For North LaFayette Elementary School, like other schools in Walker County and the more than 2,000 other schools all over the state, distance learning in the wake of COVID-19 has proved to be a difficult challenge, but not an unconquerable one.
NLE Principal David Schwind said administrators met with teachers at each grade level at the school on March 12 to start formulating a plan in the event that the school had to be temporarily closed.
Using a sample format provided by the district, each grade level formulated what Schwind called “a simple effective plan for remediation and continued practice of skills for our students’ online learning.”
“We were prepared for the possibility of being out for two weeks and through spring break,” he added. “On (Friday) March 13, when school let out, we were prepared.”
Schwind said the school’s biggest policy was that “students’ grades cannot go down after March 13; students may only increase their grades.” With that in mind, he said the school staff went to work to provide easily accessible links for parents and students for every online program they had at every grade level in order for students to “work toward improving themselves and getting ready for next year without penalty.”
Using teacher-created Google Classrooms, Zoom and Google meets, call lists and the Remind app in order to be able to work with students, the NLE Extended Learning Plan was finalized and posted to the school’s website.
The 14-page document detailed links for assignments in different subjects for each grade, from pre-K through fifth grade, along with all needed codes for Google Classroom, Remind and other websites, all designed, according to Schwind, to be tailored by teachers toward their students “maintaining and progressing learned skills.”
The online document also featured information from the Georgia Department of Education on meal assistance, public library online access, additional digital learning resources and even how to get free internet service. Teachers also provided email addresses so they could be contacted by students and parents with questions or additional information.
As the shutdown continued into April, and now that schools will not reopen before the end of the school year, the challenge for teachers is to continue to find ways that will keep their students engaged.
“I am the computer lab teacher and I was already using Google Classroom in my lab,” said Melanie Ratliff, a third-grade teacher at NLE. “I have tried to keep my assignments similar to what we did in class so the students will have a sense of normalcy.”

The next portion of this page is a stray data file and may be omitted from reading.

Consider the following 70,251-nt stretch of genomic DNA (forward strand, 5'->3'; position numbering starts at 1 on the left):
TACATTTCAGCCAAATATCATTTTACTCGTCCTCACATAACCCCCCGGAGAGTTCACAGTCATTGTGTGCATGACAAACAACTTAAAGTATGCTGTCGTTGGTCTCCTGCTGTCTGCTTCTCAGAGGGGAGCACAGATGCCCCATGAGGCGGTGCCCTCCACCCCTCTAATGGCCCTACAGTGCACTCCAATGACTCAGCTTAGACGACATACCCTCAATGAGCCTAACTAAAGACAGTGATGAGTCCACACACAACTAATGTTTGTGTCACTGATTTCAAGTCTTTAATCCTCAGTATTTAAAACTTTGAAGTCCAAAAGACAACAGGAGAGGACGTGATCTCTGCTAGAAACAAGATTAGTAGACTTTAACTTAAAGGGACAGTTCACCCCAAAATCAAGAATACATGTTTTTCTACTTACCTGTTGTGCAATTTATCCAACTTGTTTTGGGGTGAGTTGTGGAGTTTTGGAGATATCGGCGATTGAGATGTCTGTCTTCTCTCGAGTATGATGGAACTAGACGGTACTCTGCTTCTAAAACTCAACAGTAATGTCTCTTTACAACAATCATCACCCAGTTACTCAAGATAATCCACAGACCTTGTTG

Ratliff said educational programs such as IXL, Prodigy, Teach your Monster to Read, Study Island, AR, Education Galaxy, Seesaw and Typing.com are just a few of many that are being used. She added that teachers are staying connected with their students through video conferencing and regular voice-to-voice phone calls and that teachers are also making videos to show support for their students.
Teachers are also conducting art and PE classes online and the school has been sharing some of its students’ assignments and projects on social media as other ways for teachers and students to stay connected despite social distancing. The staff even participated in a teacher parade in late March as neighborhood roads were driven to allow teachers and students to see each other face-to-face at a safe distance.
Schwind said that the school’s media specialist, Donna Henry, even worked through the difficult task of making the Accelerated Reader program available online for students at home.
“Accelerated Reader is a program that is not typically available online for access at home because it is heavily monitored,” he explained. “This was a huge win for our students as they can continue to earn our school’s ‘AR BUCKS’ (points), which have big prizes for reading incentives.”
Schwind said the school is now moving into project-based learning projects, including a school-wide student summer art project on the school’s blacktop and a wax museum that will become a virtual tour as the idea comes together.
“The front of our school became a hub for those who wanted hands-on tools,” he continued. “Weekly, we have put out free books for all grade levels, two weeks’ worth of packets and this (past) week, we received a donation from the UGA Walker County Agriculture Extension Office of hundreds of free seeds for our students to start gardens at home. We have provided links to a myriad of sources.”
He added that everything the school has done has been done with the mindset of State Superintendent Richard Woods’ idea of “compassion over compliance” and Walker County Superintendent Damon Raines’ notion of “everything wrapped in a blanket of grace”.
Ratliff added that teachers have gotten good feedback from parents about distance learning and she feels that Walker County has tried to help its teachers as much as possible to find different ways to reach of all of their students, which she admits can be difficult at times due to a limited number of devices and limited time, among other factors.
Still, for all the triumphs in distance learning, Ratliff said it can’t replace being there in person to work with students on a daily basis.
“The hardest part is not seeing our students every day and not being able to tell if they are understanding everything,” she said. “We are not able to teach and re-teach probably as much as needed.”
“I feel the teachers have really missed our students,” she added. “We didn’t get to officially end school the way that we typically do and it has been hard on everyone. All of the teachers have really stepped up and accomplished a lot of great virtual activities to keep our students learning and that is the goal.”